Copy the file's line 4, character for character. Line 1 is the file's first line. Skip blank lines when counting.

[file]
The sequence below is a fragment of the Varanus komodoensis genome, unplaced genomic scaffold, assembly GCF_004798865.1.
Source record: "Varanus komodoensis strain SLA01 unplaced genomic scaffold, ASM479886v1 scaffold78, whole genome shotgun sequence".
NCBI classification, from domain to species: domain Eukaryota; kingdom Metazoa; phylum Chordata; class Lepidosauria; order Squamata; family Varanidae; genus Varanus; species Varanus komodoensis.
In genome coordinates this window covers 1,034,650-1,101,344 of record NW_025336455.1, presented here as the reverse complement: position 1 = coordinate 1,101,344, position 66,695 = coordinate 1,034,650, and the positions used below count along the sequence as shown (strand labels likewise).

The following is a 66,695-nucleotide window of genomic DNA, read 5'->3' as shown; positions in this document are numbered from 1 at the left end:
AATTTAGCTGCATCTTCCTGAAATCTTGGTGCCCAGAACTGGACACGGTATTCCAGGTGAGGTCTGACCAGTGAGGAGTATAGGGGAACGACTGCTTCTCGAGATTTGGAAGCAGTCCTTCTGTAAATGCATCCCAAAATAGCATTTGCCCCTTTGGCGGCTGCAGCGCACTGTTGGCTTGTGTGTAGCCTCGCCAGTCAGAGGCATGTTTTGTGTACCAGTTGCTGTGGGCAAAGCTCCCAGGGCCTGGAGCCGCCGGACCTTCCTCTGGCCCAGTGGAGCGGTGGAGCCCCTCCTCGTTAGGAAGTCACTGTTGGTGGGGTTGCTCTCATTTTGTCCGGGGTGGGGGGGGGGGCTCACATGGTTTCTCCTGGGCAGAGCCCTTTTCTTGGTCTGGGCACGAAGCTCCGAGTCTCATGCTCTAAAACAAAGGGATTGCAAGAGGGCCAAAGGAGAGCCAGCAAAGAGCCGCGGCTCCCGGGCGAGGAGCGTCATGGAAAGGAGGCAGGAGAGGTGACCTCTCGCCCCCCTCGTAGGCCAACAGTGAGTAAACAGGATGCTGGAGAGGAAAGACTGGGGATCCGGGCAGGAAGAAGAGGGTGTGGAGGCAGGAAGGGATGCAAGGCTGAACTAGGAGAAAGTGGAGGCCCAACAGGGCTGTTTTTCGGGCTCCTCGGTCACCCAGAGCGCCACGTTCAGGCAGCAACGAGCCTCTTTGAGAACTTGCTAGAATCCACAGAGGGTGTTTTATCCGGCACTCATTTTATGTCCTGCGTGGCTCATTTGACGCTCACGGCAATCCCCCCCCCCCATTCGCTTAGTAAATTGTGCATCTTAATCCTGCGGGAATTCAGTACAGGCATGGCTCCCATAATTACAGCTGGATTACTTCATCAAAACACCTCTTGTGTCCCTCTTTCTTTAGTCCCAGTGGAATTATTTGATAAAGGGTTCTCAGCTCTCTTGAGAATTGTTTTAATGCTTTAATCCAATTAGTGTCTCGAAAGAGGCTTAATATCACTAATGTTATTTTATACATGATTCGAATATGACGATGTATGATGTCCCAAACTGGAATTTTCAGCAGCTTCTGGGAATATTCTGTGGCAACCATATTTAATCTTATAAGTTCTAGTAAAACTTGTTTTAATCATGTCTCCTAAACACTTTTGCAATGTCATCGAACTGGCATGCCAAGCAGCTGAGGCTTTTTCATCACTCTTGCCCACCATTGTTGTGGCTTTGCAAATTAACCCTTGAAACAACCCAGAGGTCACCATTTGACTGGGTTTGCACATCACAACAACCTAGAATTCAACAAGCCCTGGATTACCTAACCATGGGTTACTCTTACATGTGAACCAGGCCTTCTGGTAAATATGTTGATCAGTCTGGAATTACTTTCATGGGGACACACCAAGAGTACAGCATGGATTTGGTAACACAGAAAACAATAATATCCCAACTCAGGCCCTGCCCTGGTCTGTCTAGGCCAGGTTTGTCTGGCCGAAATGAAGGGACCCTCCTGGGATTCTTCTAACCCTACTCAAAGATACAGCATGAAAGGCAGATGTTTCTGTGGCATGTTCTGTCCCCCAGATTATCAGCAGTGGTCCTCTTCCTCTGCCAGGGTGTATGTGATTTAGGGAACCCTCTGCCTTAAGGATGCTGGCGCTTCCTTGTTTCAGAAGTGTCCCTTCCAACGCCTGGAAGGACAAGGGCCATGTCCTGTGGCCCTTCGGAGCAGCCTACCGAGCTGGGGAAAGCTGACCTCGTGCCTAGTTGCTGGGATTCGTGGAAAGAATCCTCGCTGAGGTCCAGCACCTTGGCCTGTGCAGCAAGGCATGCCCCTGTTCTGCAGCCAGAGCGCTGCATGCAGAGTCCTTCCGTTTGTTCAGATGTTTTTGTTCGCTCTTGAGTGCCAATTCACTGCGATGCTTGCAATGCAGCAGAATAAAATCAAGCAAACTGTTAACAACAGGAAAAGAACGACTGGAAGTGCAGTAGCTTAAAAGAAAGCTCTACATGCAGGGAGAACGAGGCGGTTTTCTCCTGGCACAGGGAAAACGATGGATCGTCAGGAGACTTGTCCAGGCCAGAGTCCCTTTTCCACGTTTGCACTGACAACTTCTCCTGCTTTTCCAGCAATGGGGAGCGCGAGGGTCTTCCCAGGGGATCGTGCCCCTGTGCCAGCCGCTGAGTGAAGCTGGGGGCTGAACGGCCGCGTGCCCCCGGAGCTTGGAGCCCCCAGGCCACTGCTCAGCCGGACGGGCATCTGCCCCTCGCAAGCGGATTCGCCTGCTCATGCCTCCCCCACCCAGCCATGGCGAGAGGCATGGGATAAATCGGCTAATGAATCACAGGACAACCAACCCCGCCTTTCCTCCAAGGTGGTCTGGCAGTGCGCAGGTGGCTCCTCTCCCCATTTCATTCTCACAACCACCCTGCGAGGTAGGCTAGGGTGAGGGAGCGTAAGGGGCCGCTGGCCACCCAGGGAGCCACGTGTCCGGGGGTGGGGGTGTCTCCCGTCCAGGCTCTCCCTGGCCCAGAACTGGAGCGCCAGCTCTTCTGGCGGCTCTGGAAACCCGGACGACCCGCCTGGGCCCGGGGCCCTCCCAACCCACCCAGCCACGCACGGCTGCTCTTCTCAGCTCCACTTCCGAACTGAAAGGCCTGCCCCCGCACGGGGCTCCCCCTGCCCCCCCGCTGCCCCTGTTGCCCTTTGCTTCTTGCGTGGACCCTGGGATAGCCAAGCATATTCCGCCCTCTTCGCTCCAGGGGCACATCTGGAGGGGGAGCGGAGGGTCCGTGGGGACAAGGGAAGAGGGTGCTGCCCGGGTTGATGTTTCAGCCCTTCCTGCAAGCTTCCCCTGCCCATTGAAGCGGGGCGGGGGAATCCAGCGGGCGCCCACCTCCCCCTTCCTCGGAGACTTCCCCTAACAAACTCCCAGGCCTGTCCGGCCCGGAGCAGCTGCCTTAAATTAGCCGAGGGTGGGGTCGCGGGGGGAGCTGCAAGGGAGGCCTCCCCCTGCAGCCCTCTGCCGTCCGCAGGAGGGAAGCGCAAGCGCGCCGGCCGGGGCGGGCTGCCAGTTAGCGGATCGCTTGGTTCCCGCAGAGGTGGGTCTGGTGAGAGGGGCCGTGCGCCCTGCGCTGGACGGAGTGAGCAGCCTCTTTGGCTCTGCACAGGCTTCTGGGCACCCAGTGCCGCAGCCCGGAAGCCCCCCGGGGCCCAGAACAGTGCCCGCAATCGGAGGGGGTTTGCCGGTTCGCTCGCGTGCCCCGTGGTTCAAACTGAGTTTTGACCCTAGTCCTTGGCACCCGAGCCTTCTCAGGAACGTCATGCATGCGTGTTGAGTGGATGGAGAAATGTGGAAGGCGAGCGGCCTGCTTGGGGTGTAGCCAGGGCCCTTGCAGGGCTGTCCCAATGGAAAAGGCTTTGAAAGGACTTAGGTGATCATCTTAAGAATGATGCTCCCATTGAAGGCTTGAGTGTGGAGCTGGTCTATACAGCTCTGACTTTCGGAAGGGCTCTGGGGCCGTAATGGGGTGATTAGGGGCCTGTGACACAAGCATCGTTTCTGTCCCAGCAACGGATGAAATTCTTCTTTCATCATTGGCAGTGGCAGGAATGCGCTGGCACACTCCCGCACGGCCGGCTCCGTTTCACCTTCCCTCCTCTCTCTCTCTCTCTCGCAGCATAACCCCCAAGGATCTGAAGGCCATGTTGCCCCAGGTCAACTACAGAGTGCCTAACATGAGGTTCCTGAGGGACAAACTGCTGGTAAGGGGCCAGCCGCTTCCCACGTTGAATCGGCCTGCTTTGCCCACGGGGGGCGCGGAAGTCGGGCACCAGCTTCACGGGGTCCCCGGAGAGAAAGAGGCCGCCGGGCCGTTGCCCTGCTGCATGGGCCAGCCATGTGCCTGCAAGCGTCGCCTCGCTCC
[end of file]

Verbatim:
In genome coordinates this window covers 1,034,650-1,101,344 of record NW_025336455.1, presented here as the reverse complement: position 1 = coordinate 1,101,344, position 66,695 = coordinate 1,034,650, and the positions used below count along the sequence as shown (strand labels likewise).